Whether or not it is acceptable to lie to someone in the advanced stages of dementia is a moral dilemma faced by many carers.
Take, for example, the following two scenarios.
A woman with dementia is anxious because she believes her husband is late to pick her up. She doesn’t remember that her husband died many years ago. Previously, when similar concerns have come up, carers have told her that her husband is dead, which has resulted in the woman becoming upset and distressed. So this time, the woman’s carer tells her he’s at the shop and will be there soon, and asks her if she’d like a cup of tea. The woman is reassured and calm.
Consider also the wife who hides her husband’s car keys because doctors and authorities have told her it’s not safe for him to drive because he has advanced dementia. When she initially told him he can’t drive he became furious, so now she tells him she doesn’t know where the keys are.
In both these examples, carers have used ‘white lies’ or ‘therapeutic lies’ to prevent distress and agitation in a person who is living with advanced dementia.
By telling an untruth, the carers are in fact sparing the person from hurt, shock and sadness which they know would only cause pain, confusion and suffering.
Sometimes telling a ‘white lie’ can also help the interactions between carers and people living with dementia, because it may prevent the need for a person with dementia to communicate distress through stress-related responses such as anxiety or tearfulness.
Of course, lying is generally considered a ‘wrong’, and it is not acceptable to lie to people who still have the capacity to make decisions about matters you are discussing. This article relates to those with dementia who no longer have the capacity to make decisions.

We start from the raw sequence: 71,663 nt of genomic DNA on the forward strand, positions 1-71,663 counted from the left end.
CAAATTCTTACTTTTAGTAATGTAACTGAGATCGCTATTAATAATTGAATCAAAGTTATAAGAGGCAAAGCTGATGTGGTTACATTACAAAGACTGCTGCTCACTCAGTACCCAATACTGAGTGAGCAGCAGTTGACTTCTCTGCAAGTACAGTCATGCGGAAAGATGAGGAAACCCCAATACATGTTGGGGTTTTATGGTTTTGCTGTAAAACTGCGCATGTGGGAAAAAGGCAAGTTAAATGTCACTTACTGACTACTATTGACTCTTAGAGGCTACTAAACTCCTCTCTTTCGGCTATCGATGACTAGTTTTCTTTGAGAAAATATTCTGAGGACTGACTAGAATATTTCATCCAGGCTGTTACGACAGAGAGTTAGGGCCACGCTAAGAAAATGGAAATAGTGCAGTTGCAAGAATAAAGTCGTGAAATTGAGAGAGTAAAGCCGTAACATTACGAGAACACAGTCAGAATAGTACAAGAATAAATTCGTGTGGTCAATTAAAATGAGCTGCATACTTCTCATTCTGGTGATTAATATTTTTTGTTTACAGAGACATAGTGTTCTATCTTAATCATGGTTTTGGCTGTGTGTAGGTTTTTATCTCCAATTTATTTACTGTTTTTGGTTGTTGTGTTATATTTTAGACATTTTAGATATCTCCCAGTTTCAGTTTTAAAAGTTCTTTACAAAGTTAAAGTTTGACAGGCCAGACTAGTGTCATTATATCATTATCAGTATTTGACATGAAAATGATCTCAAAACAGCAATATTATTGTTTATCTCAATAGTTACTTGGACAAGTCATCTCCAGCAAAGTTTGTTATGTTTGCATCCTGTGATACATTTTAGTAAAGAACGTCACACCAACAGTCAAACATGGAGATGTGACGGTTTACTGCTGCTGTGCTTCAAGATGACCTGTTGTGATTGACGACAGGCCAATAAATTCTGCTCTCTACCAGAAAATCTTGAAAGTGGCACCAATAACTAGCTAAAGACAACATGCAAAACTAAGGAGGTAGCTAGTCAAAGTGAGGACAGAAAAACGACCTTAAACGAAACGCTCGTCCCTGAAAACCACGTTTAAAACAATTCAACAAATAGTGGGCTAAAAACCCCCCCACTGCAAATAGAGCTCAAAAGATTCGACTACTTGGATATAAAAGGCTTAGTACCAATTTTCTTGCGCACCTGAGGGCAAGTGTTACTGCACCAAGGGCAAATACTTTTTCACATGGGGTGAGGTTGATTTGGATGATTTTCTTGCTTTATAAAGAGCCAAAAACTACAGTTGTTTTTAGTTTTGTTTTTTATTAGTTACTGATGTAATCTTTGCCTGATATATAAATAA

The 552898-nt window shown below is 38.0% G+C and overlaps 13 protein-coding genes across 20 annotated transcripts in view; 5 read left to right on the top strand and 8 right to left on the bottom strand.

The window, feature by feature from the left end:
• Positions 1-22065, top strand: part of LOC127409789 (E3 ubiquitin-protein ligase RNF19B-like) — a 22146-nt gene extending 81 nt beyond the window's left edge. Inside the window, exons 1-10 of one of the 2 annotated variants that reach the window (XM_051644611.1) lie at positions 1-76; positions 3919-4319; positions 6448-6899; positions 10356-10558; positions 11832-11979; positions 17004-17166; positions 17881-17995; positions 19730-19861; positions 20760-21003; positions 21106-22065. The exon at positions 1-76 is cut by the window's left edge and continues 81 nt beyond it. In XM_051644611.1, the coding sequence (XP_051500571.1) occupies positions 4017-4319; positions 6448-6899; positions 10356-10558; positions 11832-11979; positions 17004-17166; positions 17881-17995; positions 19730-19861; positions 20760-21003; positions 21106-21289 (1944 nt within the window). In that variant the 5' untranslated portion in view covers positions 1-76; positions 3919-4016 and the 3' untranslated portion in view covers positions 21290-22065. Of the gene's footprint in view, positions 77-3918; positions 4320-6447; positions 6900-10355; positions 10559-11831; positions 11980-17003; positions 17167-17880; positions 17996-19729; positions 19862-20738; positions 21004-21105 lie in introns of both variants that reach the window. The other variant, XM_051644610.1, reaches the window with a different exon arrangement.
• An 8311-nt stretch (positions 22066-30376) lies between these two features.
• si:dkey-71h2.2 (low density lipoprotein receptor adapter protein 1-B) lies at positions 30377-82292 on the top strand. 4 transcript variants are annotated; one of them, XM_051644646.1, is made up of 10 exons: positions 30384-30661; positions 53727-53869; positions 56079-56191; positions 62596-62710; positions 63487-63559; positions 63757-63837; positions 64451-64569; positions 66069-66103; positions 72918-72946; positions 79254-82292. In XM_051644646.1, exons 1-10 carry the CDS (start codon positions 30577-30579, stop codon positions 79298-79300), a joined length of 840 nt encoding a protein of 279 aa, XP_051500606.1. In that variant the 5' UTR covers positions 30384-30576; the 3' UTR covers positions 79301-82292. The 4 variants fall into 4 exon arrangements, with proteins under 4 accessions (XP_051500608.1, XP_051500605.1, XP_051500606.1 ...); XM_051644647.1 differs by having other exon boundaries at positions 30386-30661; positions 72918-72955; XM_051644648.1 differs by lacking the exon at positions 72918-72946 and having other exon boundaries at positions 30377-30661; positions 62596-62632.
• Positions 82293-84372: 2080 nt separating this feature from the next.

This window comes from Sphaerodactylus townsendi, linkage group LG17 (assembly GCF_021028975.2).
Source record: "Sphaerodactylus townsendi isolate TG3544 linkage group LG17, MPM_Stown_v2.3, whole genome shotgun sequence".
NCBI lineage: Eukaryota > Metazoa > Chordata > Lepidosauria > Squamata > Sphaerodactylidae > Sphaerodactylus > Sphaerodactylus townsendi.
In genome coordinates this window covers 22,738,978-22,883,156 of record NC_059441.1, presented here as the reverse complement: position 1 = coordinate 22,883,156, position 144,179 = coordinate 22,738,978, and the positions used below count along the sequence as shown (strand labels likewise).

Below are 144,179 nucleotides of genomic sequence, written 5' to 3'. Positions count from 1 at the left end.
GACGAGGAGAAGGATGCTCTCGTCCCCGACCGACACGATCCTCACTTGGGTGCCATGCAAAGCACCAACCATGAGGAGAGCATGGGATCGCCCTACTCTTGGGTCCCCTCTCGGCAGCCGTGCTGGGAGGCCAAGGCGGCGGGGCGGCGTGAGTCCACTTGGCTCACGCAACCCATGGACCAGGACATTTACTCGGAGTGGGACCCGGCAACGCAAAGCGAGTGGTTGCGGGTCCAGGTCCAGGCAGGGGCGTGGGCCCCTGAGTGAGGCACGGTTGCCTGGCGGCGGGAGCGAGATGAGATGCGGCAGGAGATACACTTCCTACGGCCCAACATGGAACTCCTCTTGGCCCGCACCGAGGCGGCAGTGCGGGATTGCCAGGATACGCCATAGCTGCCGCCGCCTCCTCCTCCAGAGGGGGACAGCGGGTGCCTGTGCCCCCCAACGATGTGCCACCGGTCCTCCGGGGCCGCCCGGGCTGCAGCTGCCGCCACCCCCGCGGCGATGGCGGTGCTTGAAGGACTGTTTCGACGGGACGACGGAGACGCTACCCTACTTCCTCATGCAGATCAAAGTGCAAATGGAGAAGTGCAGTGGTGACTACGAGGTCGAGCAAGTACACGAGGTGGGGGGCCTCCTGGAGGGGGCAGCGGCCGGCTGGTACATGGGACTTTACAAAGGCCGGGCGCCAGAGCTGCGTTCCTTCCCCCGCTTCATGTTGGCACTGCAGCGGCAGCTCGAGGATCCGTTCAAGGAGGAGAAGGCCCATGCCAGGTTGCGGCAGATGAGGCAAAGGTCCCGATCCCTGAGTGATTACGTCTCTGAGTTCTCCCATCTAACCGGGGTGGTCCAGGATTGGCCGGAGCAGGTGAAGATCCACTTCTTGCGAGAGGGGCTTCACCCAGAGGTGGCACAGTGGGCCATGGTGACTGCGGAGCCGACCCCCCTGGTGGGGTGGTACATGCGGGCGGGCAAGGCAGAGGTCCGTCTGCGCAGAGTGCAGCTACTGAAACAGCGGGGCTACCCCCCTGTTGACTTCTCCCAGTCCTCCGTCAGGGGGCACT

Not ‘lies’ in the sense that we know them
Leah Bisiani, Dementia Consultant with Uplifting Dementia, told HelloCare that lies told to people with dementia are not really lies in the sense that we know them.
“I would contend that perhaps these so-called ‘white lies’ not be considered lies at all, since they are not a deliberate act to betray or trick,” she said.
Medical ethicist Maartje Shermer wrote that when someone is In the later stages of dementia they can no longer distinguish between reality and a falsehood, so in effect, it’s impossible to lie to them
“Once patients reach a state in which concepts such as true and false, reality and illusion, or fact and fantasy do not mean anything to them anymore it becomes logically impossible to deceive them or to lie to them,” she wrote.
Person centered care sometimes means respecting a different reality
Ms Bisiani said, “I argue that people living within their own inner world should never be forced out of it with a request to orientate to our truth and actuality, if all this will create for them is pain. This is regarded as gross neglect and betrays the spirit and ethos behind true person-centred care.
“Instead, are white lies possibly providing a compassionate authenticity for the person, where therapeutic privilege provides them with a means to participate in a role that is meaningful and rewarding to them?
“When attempting to understand a person living with dementia we endeavour to capture these diﬀering viewpoints and scrutinize the clarification of what we observe. In this way we acknowledge, and thus support each person’s reality as ‘his or her own personal truth’.
“We must honour and respect these diﬀering experiences and perceptions and aim to give these realities the ‘voice’ they deserve.”
Connecting profoundly and positively is “essentially right”
It’s important to acknowledge that carers sometimes tell ‘white lies’ to people who are in the advanced stages of dementia because that recognition can ease any concerns carers might have about the morality of what they are doing.
By discussing the topic we also have the opportunity to ensure it is done in the best way, and we open up opportunities for discussion.
“If we disregard the potential beneﬁts of ‘validation’ regarding the emotional wellbeing of people living with dementia, then we may possibly jeopardize the stability of everyday life and the capacity to thrive,” said Ms Bisiani.
“Any intervention that connects positively with people living with dementia at a profound level is essentially right,” she said.